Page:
Players in the class of 2021, such as Archer, are more likely to be impacted by that. For players in the class of 2020, taking a gap year buys a little more time.
Adam Bornstein, a 2020 graduate, planned to start his freshman season at Bryant University, an NCAA Division I school in Smithfield, Rhode Island, this fall. Instead, he’ll spend the next year at home, working on his golf game and his fitness.
Bryant competes in the Northeast Conference, which postponed all sports through at least Nov. 25. The week the fall season fell apart, Bornstein finished an eye-opening 26th in an amateur tournament field crowded with Big 10 players. Bornstein’s goal for college golf always has been to compete at the highest level he could, and that week offered a new perspective.
“With all the classes being all online and the college life being pretty restricted, I just decided it would be best to stay home for the year and work and make some money and work on my game and see where I can go,” Bornstein said of deciding to sit out a year. “I don’t really know next fall where exactly I’m going to end up, but Bryant is still in the mix, so to speak.”
In Malvern, Pennsylvania, Jaden Weisman already has one gap year behind him. As he faces another, he’s scouring amateur tournament calendars with one big question: What is there to play when you fall squarely between junior golf and college golf?
It’s one issue players in gap-year limbo face.
Weisman, 19, qualified for the 2019 Junior PGA Championship. The 2019 high school graduate realized that week he had the game to qualify for anything. The numbers just seem totally against him now that the pandemic has limited playing opportunities.
Weisman committed to the University of Tampa in the fall of 2019, near the start of what he intended to be his one and only gap year. He calls himself a late bloomer and believed that nothing set him apart from his competition as a high school student.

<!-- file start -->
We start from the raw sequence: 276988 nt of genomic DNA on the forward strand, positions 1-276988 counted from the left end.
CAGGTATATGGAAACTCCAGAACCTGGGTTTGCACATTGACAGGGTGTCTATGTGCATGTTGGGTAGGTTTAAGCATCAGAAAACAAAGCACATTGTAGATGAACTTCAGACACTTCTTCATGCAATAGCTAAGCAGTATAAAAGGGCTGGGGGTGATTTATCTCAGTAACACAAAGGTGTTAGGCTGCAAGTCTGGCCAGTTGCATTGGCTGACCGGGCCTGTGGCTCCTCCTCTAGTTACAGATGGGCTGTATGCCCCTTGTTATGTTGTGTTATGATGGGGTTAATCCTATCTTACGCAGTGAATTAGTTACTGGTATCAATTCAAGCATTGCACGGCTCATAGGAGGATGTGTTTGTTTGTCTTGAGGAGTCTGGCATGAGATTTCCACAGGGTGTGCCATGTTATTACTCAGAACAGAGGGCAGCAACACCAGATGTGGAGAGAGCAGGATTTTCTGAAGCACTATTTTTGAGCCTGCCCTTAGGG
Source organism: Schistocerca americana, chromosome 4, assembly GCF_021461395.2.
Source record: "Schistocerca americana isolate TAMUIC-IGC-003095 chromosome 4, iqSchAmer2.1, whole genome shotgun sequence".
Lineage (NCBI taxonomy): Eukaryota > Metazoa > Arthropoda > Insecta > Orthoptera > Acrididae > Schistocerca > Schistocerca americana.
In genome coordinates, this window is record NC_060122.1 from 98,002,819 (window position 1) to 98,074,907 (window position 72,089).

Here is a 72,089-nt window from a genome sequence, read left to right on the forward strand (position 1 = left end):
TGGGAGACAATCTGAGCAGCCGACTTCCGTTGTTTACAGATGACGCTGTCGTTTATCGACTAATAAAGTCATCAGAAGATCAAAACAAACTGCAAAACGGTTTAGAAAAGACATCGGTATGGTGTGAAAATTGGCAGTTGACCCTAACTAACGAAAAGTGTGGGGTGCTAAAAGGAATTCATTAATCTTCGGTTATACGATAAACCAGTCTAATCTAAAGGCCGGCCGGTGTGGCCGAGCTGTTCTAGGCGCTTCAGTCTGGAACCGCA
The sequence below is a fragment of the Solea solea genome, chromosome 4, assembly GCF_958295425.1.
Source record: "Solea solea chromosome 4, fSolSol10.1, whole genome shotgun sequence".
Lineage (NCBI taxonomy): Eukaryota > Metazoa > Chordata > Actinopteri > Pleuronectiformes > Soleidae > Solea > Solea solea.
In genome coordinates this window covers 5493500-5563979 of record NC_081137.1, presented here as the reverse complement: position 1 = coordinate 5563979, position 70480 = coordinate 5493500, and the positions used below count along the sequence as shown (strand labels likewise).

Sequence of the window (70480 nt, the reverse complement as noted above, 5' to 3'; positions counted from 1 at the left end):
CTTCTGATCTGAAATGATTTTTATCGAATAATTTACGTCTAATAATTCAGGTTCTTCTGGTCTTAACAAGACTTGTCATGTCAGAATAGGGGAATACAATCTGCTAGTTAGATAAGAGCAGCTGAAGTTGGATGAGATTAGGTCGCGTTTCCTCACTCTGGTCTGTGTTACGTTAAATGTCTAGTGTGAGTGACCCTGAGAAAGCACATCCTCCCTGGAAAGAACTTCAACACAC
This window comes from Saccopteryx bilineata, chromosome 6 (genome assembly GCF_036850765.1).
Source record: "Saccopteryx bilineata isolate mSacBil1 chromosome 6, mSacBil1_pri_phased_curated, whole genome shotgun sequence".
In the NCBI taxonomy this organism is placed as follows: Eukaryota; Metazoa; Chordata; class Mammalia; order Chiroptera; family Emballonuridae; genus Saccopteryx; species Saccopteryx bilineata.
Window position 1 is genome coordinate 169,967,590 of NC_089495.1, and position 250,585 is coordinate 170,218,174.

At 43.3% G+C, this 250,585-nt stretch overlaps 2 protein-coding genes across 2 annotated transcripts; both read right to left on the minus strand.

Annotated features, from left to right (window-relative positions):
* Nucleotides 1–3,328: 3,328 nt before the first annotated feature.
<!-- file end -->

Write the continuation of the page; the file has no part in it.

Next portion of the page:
“Without that gap year, I would not have ended up at the University of Tampa,” he said. “I would have been at some high, elite-level Division III team somewhere. I wouldn’t have been able to talk to the mid-major Division I programs I was talking to.”
Because of the pandemic, Weisman’s off period has effectively doubled.
Weisman watches ESPN’s First Take every day. When the pandemic took hold in March, it seemed as though the effect on college athletics dominated the headlines. He had a feeling early on that this long-awaited fall wouldn’t go as planned, and by March he decided to push his arrival another year.
A few months later, Tampa announced it wouldn’t compete in fall golf, which validated Weisman’s decision.
COVID has altered timelines for many athletes, but when it comes to sitting out a year – or two – Weisman’s advice is to never lose sight of the end goal.
“The one thing you can’t do is just sit around and not have a plan and just play it by ear, because you end up just wasting too much time,” he said. “You have to find what your motivation is. What are you trying to do? And you have to be committed to doing it.”
For many players, that might be the only constant in an ever-changing college landscape.
This story initially appeared in Issue 5 of Golfweek magazine.